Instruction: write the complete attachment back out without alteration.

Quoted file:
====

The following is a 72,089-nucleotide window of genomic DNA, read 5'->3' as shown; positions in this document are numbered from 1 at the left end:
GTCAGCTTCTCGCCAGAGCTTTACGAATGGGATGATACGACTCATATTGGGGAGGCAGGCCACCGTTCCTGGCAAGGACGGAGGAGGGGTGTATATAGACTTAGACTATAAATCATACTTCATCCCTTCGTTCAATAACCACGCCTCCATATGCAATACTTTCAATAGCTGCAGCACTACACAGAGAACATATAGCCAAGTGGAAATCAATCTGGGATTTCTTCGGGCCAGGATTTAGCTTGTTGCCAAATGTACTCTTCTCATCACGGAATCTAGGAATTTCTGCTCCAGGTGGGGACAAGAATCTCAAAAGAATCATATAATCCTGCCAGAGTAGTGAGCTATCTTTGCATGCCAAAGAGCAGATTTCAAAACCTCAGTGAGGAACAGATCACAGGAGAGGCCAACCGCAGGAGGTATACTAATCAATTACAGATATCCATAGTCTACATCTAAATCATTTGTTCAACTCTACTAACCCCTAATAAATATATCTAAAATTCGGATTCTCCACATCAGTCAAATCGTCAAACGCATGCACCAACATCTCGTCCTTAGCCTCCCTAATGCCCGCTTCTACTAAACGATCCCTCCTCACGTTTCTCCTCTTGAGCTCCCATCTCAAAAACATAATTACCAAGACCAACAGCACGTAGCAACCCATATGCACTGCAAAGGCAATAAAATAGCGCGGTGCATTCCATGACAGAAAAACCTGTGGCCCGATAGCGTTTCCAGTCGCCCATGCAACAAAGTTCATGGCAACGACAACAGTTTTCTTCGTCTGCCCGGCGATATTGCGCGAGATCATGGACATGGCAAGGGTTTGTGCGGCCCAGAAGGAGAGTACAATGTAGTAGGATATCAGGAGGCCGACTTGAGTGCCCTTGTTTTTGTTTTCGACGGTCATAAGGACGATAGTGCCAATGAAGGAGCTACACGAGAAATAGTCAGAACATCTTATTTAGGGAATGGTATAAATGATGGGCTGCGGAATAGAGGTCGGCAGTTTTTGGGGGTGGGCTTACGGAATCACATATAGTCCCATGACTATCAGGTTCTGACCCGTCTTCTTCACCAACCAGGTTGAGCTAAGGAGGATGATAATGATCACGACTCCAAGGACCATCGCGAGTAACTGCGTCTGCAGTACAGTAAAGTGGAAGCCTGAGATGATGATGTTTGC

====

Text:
The following is a 72,089-nucleotide window of genomic DNA, read 5'->3' as shown; positions in this document are numbered from 1 at the left end:
GTCAGCTTCTCGCCAGAGCTTTACGAATGGGATGATACGACTCATATTGGGGAGGCAGGCCACCGTTCCTGGCAAGGACGGAGGAGGGGTGTATATAGACTTAGACTATAAATCATACTTCATCCCTTCGTTCAATAACCACGCCTCCATATGCAATACTTTCAATAGCTGCAGCACTACACAGAGAACATATAGCCAAGTGGAAATCAATCTGGGATTTCTTCGGGCCAGGATTTAGCTTGTTGCCAAATGTACTCTTCTCATCACGGAATCTAGGAATTTCTGCTCCAGGTGGGGACAAGAATCTCAAAAGAATCATATAATCCTGCCAGAGTAGTGAGCTATCTTTGCATGCCAAAGAGCAGATTTCAAAACCTCAGTGAGGAACAGATCACAGGAGAGGCCAACCGCAGGAGGTATACTAATCAATTACAGATATCCATAGTCTACATCTAAATCATTTGTTCAACTCTACTAACCCCTAATAAATATATCTAAAATTCGGATTCTCCACATCAGTCAAATCGTCAAACGCATGCACCAACATCTCGTCCTTAGCCTCCCTAATGCCCGCTTCTACTAAACGATCCCTCCTCACGTTTCTCCTCTTGAGCTCCCATCTCAAAAACATAATTACCAAGACCAACAGCACGTAGCAACCCATATGCACTGCAAAGGCAATAAAATAGCGCGGTGCATTCCATGACAGAAAAACCTGTGGCCCGATAGCGTTTCCAGTCGCCCATGCAACAAAGTTCATGGCAACGACAACAGTTTTCTTCGTCTGCCCGGCGATATTGCGCGAGATCATGGACATGGCAAGGGTTTGTGCGGCCCAGAAGGAGAGTACAATGTAGTAGGATATCAGGAGGCCGACTTGAGTGCCCTTGTTTTTGTTTTCGACGGTCATAAGGACGATAGTGCCAATGAAGGAGCTACACGAGAAATAGTCAGAACATCTTATTTAGGGAATGGTATAAATGATGGGCTGCGGAATAGAGGTCGGCAGTTTTTGGGGGTGGGCTTACGGAATCACATATAGTCCCATGACTATCAGGTTCTGACCCGTCTTCTTCACCAACCAGGTTGAGCTAAGGAGGATGATAATGATCACGACTCCAAGGACCATCGCGAGTAACTGCGTCTGCAGTACAGTAAAGTGGAAGCCTGAGATGATGATGTTTGC